I was tipped off about The Dark Horse by a restaurateur friend in east London, while we were chatting about our favourite cocktail bars around the UK. I was heading to Bath for the weekend, and I wondered what nightlife there was beyond the usual tourist haunts. The Dark Horse, he assured me, was what I was looking for. After a spa day and a superb supper at Dan Moon at The Gainsborough, I walked around the corner to Kingsmead Square, and down a set of basement steps into what would immediately become my new favourite bar.
The team behind The Dark Horse manages to get everything right, from the pagan-style woodcut graphics of the bar’s branding to the arrangement of stools and booths that mean there isn’t a bad seat in the place. The lighting is low and warm, as is the music (something so many bars get horribly wrong). There are flourishes of architectural salvage – most notably a giant bird of prey sitting on the bar itself – and appealing art that is all, apparently, curated by the owner. At the furthest end of the space, there’s a private bar called Black Bird.
I was immediately taken by the ambience, and a total lack of pretension and attitude, but it was the drinks that flagged up just how savvy the whole operation is. The friend I was with wanted “something like a gin and tonic, but more interesting”. She said her preferred flavour profile was citrus. The barman reached for a new gin just in from Japan and produced a concoction that she instantly loved.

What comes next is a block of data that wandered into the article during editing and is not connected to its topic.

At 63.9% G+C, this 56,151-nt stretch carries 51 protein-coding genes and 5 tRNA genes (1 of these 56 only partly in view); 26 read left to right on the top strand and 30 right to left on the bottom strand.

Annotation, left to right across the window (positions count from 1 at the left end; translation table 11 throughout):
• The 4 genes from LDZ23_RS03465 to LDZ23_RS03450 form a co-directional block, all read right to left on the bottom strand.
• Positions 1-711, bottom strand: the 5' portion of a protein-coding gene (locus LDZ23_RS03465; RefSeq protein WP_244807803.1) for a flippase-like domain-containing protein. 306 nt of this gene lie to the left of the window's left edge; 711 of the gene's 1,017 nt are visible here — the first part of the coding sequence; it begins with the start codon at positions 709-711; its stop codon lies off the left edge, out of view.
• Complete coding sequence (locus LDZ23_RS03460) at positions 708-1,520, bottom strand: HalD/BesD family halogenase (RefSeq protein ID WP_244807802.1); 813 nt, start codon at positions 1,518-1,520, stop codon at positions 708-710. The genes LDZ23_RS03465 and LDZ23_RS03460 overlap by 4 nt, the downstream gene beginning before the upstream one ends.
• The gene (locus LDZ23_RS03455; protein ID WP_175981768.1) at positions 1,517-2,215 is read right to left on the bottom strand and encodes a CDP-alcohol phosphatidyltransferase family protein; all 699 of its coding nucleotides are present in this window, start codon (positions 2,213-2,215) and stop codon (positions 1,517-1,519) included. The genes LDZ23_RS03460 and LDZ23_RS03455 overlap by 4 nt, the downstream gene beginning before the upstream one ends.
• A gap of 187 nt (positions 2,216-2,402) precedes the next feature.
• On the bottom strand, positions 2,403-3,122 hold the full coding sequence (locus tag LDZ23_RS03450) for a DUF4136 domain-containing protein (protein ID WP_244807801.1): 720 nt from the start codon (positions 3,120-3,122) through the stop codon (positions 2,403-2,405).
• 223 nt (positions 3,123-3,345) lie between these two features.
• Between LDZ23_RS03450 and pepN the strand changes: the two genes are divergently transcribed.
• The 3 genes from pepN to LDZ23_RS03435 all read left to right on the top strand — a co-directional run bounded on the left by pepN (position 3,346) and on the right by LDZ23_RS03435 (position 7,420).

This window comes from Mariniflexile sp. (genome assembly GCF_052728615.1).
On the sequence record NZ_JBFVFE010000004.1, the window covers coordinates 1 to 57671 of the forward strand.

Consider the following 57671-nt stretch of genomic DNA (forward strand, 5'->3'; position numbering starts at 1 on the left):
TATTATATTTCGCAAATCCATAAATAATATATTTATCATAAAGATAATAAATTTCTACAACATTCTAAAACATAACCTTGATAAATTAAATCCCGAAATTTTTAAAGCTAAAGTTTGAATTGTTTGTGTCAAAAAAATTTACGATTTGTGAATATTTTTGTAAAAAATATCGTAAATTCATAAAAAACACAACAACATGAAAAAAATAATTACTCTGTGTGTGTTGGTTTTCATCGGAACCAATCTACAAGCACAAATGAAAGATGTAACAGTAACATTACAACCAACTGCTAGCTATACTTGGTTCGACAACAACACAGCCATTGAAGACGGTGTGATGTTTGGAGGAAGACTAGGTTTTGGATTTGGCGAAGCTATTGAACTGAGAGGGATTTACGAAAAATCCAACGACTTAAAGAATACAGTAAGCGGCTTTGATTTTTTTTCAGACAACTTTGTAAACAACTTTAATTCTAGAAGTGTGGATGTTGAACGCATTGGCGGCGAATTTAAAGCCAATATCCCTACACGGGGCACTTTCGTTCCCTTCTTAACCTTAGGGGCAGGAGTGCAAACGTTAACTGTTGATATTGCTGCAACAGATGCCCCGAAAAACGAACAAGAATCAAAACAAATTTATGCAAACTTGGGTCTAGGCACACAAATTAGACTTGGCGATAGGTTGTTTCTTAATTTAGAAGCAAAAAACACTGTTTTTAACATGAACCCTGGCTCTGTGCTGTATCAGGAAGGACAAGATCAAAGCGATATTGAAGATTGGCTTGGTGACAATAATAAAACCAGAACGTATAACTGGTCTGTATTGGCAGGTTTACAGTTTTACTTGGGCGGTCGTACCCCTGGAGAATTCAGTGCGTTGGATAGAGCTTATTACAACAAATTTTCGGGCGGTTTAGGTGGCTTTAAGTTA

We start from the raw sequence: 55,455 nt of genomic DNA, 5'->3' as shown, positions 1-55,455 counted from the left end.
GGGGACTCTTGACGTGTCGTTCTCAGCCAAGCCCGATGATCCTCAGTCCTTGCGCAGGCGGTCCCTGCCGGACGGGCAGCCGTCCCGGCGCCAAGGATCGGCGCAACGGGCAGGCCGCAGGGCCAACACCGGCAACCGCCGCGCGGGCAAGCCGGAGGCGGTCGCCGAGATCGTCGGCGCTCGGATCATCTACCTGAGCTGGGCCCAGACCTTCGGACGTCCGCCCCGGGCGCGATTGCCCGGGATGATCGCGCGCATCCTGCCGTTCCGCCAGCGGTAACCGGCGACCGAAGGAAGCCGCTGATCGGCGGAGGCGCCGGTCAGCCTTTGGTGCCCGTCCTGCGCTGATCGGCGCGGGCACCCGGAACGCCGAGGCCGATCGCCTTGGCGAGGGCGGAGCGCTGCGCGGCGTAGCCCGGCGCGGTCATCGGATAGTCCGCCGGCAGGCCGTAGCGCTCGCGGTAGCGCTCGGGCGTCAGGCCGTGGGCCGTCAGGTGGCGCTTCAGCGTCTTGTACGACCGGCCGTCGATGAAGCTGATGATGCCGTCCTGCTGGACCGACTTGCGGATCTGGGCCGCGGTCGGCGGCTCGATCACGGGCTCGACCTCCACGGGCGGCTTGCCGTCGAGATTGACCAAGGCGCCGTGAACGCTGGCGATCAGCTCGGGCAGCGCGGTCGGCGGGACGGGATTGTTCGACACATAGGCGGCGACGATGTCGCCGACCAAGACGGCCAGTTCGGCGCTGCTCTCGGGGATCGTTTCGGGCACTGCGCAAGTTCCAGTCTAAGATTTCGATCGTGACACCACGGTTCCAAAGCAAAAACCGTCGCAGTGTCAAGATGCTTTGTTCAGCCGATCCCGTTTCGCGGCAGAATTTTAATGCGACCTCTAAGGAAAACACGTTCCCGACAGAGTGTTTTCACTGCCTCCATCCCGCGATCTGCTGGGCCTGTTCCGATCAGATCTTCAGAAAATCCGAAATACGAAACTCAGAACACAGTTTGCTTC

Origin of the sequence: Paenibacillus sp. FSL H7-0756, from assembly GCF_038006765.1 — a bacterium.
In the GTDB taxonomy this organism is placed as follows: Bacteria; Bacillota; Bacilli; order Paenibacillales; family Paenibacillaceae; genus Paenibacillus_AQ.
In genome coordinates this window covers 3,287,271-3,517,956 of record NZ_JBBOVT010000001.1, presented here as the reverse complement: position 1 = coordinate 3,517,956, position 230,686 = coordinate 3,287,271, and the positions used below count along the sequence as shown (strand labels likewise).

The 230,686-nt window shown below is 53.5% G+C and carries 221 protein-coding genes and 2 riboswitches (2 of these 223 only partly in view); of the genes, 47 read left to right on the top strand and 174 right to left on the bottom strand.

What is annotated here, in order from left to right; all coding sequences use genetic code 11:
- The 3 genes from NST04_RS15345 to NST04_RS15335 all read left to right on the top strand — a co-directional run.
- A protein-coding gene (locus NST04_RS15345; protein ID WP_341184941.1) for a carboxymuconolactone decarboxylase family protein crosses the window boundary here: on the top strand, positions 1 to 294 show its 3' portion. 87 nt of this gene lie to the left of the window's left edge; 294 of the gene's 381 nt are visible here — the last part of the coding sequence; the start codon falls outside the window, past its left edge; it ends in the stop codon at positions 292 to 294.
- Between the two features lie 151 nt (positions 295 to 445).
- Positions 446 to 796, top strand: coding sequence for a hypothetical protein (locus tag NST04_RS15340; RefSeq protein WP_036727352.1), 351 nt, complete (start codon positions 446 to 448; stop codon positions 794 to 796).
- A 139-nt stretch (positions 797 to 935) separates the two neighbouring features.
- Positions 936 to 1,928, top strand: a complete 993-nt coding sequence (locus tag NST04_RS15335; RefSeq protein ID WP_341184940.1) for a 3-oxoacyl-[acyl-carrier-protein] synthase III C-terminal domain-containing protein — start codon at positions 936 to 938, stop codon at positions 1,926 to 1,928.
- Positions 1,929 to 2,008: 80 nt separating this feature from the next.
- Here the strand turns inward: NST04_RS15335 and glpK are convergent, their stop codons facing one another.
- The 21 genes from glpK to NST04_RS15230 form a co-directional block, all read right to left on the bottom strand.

The pagan aspect of the bar features in some of the cocktail names: there is a Woden, a Horn of Plenty and a Rune (each £9.50). That last drink incorporates a primarily British mix of Sipsmith sloe gin, Somerset cherry, Cynar, lemon and Orchard Pig cider. After an impressive white Negroni, I wanted to see what they’d do with what is secretly my favourite cocktail of all time: the much-maligned piña colada. Their version was a revelation; sophisticated and boozy, it was made with Appleton Signature, Plantation XO and Trois Rivières rums, with home-made coconut and salted pineapple sorbet. And smart as it was, it still tasted like a whole lot of fun, which perfectly sums up The Dark Horse to me.